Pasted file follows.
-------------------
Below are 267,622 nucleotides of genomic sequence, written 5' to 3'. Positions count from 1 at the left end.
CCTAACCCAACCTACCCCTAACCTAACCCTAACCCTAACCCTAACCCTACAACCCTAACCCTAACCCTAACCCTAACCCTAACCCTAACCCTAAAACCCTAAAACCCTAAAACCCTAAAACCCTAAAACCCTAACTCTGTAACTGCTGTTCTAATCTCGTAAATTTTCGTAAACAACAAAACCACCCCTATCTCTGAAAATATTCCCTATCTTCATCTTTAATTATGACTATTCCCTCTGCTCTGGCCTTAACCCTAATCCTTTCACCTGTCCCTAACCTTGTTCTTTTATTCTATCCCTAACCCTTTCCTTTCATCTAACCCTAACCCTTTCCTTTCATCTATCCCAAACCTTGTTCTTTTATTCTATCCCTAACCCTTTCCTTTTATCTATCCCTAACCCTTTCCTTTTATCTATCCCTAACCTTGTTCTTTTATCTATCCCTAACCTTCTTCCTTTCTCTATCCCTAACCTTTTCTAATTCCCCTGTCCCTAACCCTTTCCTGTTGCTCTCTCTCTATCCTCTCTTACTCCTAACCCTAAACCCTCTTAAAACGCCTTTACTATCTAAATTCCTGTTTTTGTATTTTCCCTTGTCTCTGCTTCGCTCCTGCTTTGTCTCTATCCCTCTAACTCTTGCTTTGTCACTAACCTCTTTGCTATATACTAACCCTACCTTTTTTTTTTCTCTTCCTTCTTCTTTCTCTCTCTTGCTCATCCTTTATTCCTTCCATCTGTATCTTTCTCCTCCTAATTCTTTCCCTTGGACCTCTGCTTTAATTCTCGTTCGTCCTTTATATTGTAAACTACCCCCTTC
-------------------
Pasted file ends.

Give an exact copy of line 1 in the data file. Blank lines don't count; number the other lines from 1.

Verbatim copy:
Below are 267,622 nucleotides of genomic sequence, written 5' to 3'. Positions count from 1 at the left end.